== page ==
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Kory Mathewson, president of the students' union at the U of A, says Friday's tuition and rent hikes are another barrier to low-income students. ((CBC))

General tuition rates at the University of Alberta will go up 1.5 per cent next year, the most that provincial legislation will allow, the university announced Friday.

Rental rates for residences will increase by 3.8 per cent.

The increases come as the university grapples with a $59-million budget shortfall. 

"We're very disappointed, students are concerned, but the worst has yet to come," said Kory Mathewson, president of the students' union.

Worry over 'market modifiers'

"We're hearing a lot of talk that there are proposals that are going to be coming forward that are a going to be a lot higher, a lot more substantial than this."

Mathewson was referring to so-called "market modifiers" — changes to the base tuition rates of certain programs that are not tied to the provincial legislation and which the government has said it is willing to consider.

Published reports have suggested those rates could go up by as much as 66 per cent for some professional faculties, but the university has refused to confirm those figures.  

"The numbers on the market modifier proposals are not yet finished," said Carl Amrhein, provost at the University of Alberta.

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University of Alberta Provost Carl Amrhein says numbers on base tuition hikes for professional programs will be announced in January. ((CBC))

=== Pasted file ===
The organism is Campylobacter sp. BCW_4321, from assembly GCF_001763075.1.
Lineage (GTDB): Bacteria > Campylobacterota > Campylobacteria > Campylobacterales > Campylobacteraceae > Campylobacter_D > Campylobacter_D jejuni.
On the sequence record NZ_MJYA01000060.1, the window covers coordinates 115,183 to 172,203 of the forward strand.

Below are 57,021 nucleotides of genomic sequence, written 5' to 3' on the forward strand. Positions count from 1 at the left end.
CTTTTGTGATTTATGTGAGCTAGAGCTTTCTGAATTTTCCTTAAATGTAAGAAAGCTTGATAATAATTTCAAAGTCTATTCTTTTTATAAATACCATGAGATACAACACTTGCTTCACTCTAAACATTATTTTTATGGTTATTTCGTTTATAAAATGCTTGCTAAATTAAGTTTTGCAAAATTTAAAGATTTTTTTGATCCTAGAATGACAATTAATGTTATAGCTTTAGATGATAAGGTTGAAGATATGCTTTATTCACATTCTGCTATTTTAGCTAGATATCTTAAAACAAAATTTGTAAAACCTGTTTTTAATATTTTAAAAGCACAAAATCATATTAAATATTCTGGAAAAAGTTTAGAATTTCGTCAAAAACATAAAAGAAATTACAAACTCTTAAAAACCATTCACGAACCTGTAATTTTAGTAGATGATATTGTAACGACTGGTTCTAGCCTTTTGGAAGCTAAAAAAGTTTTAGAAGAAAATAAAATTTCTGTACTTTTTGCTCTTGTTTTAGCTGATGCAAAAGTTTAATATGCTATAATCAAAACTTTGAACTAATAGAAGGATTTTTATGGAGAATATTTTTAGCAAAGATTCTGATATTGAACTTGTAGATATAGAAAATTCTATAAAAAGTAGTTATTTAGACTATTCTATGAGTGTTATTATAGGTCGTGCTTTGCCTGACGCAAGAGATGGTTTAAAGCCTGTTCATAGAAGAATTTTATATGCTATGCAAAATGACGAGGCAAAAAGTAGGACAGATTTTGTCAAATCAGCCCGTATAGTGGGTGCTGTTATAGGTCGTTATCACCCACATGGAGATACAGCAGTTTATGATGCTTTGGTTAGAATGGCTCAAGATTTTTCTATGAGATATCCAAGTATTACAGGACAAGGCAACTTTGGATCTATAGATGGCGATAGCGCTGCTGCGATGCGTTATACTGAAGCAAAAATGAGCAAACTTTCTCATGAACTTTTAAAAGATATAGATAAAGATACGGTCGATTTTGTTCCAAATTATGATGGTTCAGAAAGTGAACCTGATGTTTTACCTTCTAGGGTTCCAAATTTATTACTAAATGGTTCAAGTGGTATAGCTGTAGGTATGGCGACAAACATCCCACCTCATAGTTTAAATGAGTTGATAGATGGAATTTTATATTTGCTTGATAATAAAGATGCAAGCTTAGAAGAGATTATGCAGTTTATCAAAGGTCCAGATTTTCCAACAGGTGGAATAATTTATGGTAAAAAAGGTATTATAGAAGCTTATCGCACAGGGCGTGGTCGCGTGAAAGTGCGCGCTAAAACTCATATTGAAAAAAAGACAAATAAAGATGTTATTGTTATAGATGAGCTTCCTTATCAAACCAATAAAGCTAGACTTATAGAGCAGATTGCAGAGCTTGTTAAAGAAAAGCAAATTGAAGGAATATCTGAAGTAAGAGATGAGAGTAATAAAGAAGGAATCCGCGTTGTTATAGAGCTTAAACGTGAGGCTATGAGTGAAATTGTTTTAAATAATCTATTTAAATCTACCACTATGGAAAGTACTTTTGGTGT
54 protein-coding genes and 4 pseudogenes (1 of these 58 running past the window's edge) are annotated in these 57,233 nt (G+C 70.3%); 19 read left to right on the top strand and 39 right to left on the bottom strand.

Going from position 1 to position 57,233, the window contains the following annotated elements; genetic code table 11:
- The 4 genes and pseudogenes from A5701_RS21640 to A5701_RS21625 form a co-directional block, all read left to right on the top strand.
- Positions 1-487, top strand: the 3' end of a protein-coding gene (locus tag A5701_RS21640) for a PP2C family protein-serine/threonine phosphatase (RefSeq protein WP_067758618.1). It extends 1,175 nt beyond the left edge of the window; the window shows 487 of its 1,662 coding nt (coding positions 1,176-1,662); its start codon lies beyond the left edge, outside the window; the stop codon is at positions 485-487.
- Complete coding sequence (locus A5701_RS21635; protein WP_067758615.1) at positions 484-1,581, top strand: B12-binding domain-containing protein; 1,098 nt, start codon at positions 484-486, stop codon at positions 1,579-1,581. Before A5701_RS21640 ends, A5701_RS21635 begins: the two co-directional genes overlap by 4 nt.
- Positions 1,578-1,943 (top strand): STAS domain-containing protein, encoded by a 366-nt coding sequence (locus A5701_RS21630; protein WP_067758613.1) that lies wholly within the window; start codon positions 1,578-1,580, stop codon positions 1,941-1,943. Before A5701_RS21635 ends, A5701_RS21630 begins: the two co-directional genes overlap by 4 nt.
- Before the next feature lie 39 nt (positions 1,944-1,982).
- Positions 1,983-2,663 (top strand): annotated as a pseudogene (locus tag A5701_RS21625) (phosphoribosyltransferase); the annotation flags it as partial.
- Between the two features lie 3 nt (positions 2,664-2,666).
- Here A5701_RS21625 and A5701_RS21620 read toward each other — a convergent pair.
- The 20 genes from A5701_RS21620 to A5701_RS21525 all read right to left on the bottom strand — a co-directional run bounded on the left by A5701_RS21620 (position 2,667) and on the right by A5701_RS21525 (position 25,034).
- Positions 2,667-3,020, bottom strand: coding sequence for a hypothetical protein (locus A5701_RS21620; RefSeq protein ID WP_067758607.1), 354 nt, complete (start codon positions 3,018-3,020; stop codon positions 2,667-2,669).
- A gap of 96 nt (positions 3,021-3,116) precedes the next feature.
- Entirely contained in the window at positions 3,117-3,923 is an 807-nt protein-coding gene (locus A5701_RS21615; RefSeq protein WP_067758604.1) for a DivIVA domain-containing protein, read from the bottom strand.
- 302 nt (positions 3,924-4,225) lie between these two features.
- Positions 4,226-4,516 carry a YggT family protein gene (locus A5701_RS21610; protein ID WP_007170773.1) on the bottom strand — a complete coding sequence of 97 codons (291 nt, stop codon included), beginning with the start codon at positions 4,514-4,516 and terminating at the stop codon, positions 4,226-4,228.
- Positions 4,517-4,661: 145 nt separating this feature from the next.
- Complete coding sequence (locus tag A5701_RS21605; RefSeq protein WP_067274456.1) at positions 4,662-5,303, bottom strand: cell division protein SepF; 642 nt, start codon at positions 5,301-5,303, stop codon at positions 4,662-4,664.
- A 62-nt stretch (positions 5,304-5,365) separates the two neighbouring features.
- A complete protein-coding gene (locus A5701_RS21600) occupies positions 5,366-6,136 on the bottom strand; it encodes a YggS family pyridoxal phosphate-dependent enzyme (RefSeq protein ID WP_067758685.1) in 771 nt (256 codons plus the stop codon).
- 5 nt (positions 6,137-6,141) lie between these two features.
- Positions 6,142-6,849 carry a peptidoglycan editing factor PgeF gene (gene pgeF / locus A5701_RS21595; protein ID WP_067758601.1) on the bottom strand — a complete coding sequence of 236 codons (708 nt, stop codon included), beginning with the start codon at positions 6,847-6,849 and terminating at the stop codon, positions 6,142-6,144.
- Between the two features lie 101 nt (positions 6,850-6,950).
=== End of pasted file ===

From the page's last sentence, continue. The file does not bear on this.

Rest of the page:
"I'd just as soon not comment on numbers that aren't finalized numbers. Those will be coming forward in January."

The university has provided preliminary figures to students, but discussions are ongoing and the numbers are "changing on a daily basis," said Mathewson.

That makes it very difficult for students and their families to plan education expenses, he said.

"We're hearing up to 60 per cent in pharmacy, substantial double-digit increases in all the professional faculties and professional programs, is what we're hearing," he said.

Rental increases needed for repairs

The increase in rental rates is needed because of "a long and complicated list" of repairs and renovations to the buildings, adding up to around $100 million, Amrhein said.

The increasing rates are forcing students to look for cheaper accommodation off-campus, Mathewson said.

"It's about 29 per cent in the last three years, so it's gone up very far, very fast," he said.

Some of the new tuition base rates for professional programs could be in place by September 2010. Most will be brought in for 2011, Amhrein said.